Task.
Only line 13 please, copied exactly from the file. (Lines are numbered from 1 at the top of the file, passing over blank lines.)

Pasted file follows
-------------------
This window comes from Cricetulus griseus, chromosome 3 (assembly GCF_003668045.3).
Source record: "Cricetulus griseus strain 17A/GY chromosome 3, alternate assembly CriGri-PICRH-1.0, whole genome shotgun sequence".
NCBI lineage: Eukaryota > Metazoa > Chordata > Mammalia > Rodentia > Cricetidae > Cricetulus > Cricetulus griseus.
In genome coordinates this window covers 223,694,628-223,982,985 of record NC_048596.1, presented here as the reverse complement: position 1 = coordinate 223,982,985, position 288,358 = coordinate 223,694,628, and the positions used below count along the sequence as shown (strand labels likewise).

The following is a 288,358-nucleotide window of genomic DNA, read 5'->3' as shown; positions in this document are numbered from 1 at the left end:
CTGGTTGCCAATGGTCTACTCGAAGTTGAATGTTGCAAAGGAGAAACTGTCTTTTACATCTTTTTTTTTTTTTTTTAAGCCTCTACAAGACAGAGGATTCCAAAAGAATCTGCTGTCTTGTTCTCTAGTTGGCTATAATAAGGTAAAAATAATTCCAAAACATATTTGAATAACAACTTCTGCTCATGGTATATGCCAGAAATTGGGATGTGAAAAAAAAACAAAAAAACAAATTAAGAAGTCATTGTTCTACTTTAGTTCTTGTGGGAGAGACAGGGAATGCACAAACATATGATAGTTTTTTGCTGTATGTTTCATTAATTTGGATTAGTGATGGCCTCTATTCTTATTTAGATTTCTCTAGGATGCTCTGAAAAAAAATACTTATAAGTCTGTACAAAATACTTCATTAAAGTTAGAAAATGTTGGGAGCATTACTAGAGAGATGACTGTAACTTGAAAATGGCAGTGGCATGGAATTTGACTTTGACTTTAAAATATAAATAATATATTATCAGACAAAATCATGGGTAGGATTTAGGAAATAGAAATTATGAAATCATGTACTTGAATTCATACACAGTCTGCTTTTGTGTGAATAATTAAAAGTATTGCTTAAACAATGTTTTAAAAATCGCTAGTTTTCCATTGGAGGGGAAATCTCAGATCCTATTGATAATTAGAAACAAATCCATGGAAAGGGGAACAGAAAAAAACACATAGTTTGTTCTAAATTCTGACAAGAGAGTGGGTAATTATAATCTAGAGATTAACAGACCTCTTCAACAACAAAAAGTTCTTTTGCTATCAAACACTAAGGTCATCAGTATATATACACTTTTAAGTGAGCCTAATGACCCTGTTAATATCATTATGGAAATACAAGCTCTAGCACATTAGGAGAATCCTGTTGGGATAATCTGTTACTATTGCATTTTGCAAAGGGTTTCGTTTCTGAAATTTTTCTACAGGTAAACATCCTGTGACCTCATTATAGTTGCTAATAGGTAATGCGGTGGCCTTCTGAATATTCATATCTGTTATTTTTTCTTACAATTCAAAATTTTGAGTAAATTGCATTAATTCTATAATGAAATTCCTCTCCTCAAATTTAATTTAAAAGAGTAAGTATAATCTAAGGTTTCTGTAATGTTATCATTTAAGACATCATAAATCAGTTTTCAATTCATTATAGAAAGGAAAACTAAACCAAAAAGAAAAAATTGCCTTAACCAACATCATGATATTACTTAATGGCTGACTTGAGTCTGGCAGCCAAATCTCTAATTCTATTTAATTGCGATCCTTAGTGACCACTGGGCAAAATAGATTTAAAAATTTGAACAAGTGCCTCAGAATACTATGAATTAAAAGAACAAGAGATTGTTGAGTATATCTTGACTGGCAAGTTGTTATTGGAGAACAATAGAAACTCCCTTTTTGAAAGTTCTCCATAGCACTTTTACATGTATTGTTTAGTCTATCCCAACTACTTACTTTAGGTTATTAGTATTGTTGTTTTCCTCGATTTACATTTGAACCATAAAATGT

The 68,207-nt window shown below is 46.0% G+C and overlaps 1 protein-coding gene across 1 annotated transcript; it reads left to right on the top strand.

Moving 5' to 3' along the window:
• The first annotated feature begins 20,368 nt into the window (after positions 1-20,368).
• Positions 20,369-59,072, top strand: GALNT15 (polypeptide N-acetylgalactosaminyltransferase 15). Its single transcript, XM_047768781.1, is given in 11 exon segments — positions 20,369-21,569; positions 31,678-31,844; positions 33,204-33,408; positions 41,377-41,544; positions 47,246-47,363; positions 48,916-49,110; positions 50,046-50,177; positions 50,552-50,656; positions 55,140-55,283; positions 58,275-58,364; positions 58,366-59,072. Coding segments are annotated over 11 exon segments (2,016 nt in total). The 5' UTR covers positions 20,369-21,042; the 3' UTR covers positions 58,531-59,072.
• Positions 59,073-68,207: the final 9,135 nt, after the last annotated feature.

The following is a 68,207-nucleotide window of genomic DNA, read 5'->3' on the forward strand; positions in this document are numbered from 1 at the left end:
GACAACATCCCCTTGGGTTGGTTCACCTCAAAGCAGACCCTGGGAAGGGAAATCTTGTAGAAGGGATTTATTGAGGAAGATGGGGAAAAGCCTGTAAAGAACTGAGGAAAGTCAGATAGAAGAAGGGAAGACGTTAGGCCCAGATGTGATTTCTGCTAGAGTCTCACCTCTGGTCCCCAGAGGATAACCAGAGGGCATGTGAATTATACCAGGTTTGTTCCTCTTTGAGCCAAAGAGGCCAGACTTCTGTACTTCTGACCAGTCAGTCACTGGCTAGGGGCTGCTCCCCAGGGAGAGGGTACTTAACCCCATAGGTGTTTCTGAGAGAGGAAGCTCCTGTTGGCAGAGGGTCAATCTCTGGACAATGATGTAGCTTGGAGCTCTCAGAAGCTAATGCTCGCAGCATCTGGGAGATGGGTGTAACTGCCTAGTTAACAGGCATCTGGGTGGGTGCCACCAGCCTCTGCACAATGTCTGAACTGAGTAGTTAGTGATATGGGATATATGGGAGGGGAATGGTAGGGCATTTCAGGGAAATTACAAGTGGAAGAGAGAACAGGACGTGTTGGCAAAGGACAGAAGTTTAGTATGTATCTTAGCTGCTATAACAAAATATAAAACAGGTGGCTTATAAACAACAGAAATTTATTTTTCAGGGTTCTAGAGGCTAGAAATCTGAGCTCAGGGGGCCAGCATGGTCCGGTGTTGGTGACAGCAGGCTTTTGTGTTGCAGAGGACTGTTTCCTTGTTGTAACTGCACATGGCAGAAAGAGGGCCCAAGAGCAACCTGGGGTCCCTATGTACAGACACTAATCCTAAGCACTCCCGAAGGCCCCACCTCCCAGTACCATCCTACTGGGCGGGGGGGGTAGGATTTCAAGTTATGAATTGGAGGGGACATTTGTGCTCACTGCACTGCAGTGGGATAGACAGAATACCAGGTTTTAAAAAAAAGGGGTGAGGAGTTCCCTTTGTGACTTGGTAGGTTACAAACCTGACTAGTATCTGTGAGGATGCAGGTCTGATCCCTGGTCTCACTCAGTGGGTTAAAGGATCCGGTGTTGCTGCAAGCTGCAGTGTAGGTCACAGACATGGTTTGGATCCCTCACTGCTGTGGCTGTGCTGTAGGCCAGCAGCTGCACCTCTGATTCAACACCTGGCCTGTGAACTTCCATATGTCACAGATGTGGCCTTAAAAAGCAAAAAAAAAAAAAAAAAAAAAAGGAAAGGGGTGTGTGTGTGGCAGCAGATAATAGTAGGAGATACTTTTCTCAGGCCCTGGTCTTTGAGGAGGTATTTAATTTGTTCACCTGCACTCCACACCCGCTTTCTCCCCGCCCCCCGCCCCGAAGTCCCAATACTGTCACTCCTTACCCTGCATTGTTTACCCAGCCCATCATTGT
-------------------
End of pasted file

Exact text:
GACAACATCCCCTTGGGTTGGTTCACCTCAAAGCAGACCCTGGGAAGGGAAATCTTGTAGAAGGGATTTATTGAGGAAGATGGGGAAAAGCCTGTAAAGAACTGAGGAAAGTCAGATAGAAGAAGGGAAGACGTTAGGCCCAGATGTGATTTCTGCTAGAGTCTCACCTCTGGTCCCCAGAGGATAACCAGAGGGCATGTGAATTATACCAGGTTTGTTCCTCTTTGAGCCAAAGAGGCCAGACTTCTGTACTTCTGACCAGTCAGTCACTGGCTAGGGGCTGCTCCCCAGGGAGAGGGTACTTAACCCCATAGGTGTTTCTGAGAGAGGAAGCTCCTGTTGGCAGAGGGTCAATCTCTGGACAATGATGTAGCTTGGAGCTCTCAGAAGCTAATGCTCGCAGCATCTGGGAGATGGGTGTAACTGCCTAGTTAACAGGCATCTGGGTGGGTGCCACCAGCCTCTGCACAATGTCTGAACTGAGTAGTTAGTGATATGGGATATATGGGAGGGGAATGGTAGGGCATTTCAGGGAAATTACAAGTGGAAGAGAGAACAGGACGTGTTGGCAAAGGACAGAAGTTTAGTATGTATCTTAGCTGCTATAACAAAATATAAAACAGGTGGCTTATAAACAACAGAAATTTATTTTTCAGGGTTCTAGAGGCTAGAAATCTGAGCTCAGGGGGCCAGCATGGTCCGGTGTTGGTGACAGCAGGCTTTTGTGTTGCAGAGGACTGTTTCCTTGTTGTAACTGCACATGGCAGAAAGAGGGCCCAAGAGCAACCTGGGGTCCCTATGTACAGACACTAATCCTAAGCACTCCCGAAGGCCCCACCTCCCAGTACCATCCTACTGGGCGGGGGGGGTAGGATTTCAAGTTATGAATTGGAGGGGACATTTGTGCTCACTGCACTGCAGTGGGATAGACAGAATACCAGGTTTTAAAAAAAAGGGGTGAGGAGTTCCCTTTGTGACTTGGTAGGTTACAAACCTGACTAGTATCTGTGAGGATGCAGGTCTGATCCCTGGTCTCACTCAGTGGGTTAAAGGATCCGGTGTTGCTGCAAGCTGCAGTGTAGGTCACAGACATGGTTTGGATCCCTCACTGCTGTGGCTGTGCTGTAGGCCAGCAGCTGCACCTCTGATTCAACACCTGGCCTGTGAACTTCCATATGTCACAGATGTGGCCTTAAAAAGCAAAAAAAAAAAAAAAAAAAAAAGGAAAGGGGTGTGTGTGTGGCAGCAGATAATAGTAGGAGATACTTTTCTCAGGCCCTGGTCTTTGAGGAGGTATTTAATTTGTTCACCTGCACTCCACACCCGCTTTCTCCCCGCCCCCCGCCCCGAAGTCCCAATACTGTCACTCCTTACCCTGCATTGTTTACCCAGCCCATCATTGT